Lorna Simpson

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Invisible Adversaries
edited by Lauren Cornell

‘Invisible Adversaries’ was a major exhibition curated by Lauren Cornell and Tom Eccles inspired by the 1976 feature film by the radical Austrian artist Valie Export. The film presents a woman’s struggle to retain her sense of self against hostile alien forces that appear increasingly ubiquitous, colonizing the minds of all those around her. Motifs from the film – among them, architecture’s influence on identity; feminist critique; and the power of political fantasy – operate as filters through which to consider significant pieces from the Marieluise Hessel Collection.

With works by over 50 artists including Eija-Liisa Ahtila, Chantal Akerman, Kai Althoff, Janine Antoni, Ida Applebroog, Phyllida Barlow, Lynda Benglis, Barbara Bloom, Paul Chan, Patty Chang, Anne Collier, Rineke Dijkstra, Trisha Donnelly, VALIE EXPORT, Hans-Peter Feldmann, Isa Genzken, Liam Gillick, K8 Hardy, Rachel Harrison, Mona Hatoum, Roni Horn, Emily Jacir, Annette Kelm, Leigh Ledare, Nikki S. Lee, Sarah Lucas, Tala Madani, Christian Marclay, Helen Marten, Ulrike Müller, Bruce Nauman, Tony Oursler, Philippe Parreno, William Pope.L, Seth Price, Magali Reus, Rachel Rose, Thomas Ruff, Ilene Segalove, Cindy Sherman, Stephen Shore, Diane Simpson, Lorna Simpson, Jo Spence, Hito Steyerl, Tunga, Gillian Wearing, Martha Wilson, and Krzysztof Wodiczko, amongst others.

This 300-page publication designed by Zak Group with original essays by nine influential writers, scholars and artists: Zach Blas, Johanna Fateman, Nav Haq, Vít Havránek, J. Hoberman, Alex Kitnick, Tavia Nyong’O, Lauren O’Neill-Butler, and Julian Rose. The catalogue also includes original interviews with VALIE EXPORT, Trevor Paglen, and Hito Steyerl.

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Invisible Adversaries
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This Will Have Been
Art, Love, and Politics in the 1980s

Helen Molesworth; With essays by Johanna Burton, William Horrigan, Elisabeth Lebovici, Kobena Mercer, Sarah Schulman, and Frazer Ward.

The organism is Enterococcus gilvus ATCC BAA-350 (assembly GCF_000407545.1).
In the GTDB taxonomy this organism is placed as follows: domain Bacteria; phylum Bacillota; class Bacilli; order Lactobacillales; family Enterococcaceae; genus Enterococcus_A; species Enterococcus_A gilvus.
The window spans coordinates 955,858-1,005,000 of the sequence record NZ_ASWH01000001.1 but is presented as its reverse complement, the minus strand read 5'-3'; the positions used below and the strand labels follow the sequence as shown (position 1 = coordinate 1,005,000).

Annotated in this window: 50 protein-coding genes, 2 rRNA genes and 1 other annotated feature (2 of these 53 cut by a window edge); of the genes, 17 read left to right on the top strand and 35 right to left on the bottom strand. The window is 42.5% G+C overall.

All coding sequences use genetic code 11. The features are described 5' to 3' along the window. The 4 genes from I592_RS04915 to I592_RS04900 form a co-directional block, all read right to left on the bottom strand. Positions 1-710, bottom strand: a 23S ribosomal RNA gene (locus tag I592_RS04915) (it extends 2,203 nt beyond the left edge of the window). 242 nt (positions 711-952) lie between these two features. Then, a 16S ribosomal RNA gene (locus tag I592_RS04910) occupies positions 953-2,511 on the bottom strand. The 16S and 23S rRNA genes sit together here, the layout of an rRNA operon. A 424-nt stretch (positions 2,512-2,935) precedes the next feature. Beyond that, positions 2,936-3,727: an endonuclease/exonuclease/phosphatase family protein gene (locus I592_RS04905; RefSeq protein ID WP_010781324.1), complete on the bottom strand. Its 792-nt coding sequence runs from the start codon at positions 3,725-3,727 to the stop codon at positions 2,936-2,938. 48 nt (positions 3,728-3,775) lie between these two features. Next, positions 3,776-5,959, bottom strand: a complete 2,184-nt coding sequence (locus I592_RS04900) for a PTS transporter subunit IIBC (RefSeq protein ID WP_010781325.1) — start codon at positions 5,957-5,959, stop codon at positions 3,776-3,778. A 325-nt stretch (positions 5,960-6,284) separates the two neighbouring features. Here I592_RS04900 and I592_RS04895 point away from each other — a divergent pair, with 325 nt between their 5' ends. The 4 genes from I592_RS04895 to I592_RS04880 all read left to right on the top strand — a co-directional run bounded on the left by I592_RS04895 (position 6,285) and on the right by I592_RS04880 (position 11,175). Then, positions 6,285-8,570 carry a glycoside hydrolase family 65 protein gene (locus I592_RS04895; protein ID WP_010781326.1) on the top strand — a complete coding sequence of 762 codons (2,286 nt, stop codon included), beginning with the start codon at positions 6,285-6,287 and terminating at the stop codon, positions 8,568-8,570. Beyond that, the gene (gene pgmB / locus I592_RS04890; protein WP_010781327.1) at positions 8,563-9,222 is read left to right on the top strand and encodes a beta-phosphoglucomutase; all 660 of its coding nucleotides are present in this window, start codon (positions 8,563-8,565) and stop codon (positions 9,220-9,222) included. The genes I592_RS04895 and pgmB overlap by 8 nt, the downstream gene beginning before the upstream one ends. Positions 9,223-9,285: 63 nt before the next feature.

Art of the 1980s oscillated between radical and conservative, capricious and political, socially engaged and art historically aware. Published in association with the Museum of Contemporary Art, Chicago, this fascinating book chronicles canonical as well as nearly forgotten works of the 1980s, arguing that what has often been dismissed as cynical or ironic should be viewed as a struggle on the part of artists to articulate their needs and desires in an increasingly commodified world. The major developments of the decade—the rise of the commercial art market, the politicization of the AIDS crisis, the increased visibility of women and gay artists and artists of color, and the ascension of new media—are illuminated in works by Sophie Calle, Nan Goldin, Jeff Koons, Lorna Simpson, Leigh Bowery, Jimmy De Sana, Carroll Dunham, Jimmie Durham, Alex Garry, Robert Gober, Nan Goldin, Mike Kelley, Paul McCarthy, Annette Messager, Cady Noland, Albert Oehlen, Richard Prince, Cindy Sherman, Julian Schnabel, Rosemarie Trockel, Jeff Wall, Charlie Ahearn, Gretchen Bender, Black Audio Film Collective, Jennifer Bolande, Gregg Bordowitz, Eugenio Dittborn, Gran Fury, Group Material, Guerrilla Girls, Hans Haacke, David Hammons, Jenny Holzer, Alfredo Jaar, Barbara Kruger, Louise Lawler, Donald Moffett, Lorraine O’Grady, Paper Tiger Television, Adrian Piper, Lari Pittman, Tim Rollins and K.O.S., Christy Rupp, Doris Salcedo, Juan Sánchez, Tseng Kwong Chi and Keith Haring, Carrie Mae Weems, Christopher Williams, Krzystof Wodiczko, Judith Barry, Ashley Bickerton, Deborah Bright, Marlene Dumas, Felix Gonzales-Torres, Peter Hujar, G. B. Jones, Isaac Julian, Rotimi Fani Kayode, Mary Kelly, Silvia Kolbowski, Louise Lawler, Sherrie Levine, Jack Leirner, Robert Mapplethorpe, Richard Prince, Marlon Riggs, David Robbins, Laurie Simmons, Haim Steinbach, David Wojnarowicz, Dotty Attie, Robert Colescott, General Idea, Robert Gober, Jack Goldstein, Pater Halley, Mary Heilmann, Candy Jernigan, Mike Kelley, Martin Kippenberger, Louise Lawler, Sherrie Levine, Christian Marclay, Allan McCollum, Peter Nagy, Raymond Pettibon, Stephen Prina, Martin Puryear, Gerhard Richter, David Salle, Doug + Mike Starn, Tony Tasset, James Welling, and Christopher Wool, among others. Essays by leading scholars provide unique perspectives on the decade’s competing factions and seemingly contradictory elements, from counterculture to the mainstream, radicalism to democracy and historical awareness, conservatism to feminist politics.

Complete with critical texts on each work, This Will Have Been brings into focus the full impact of the art, artists, and political and cultural ruptures of this paradigm-shifting decade. More than 200 full-color reproductions of works in a range of media, including drawing, painting, photography, and sculpture, illustrate this ambitious guide to a period of artistic transformation.

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This Will Have Been: Art, Love, and Politics in the 1980s
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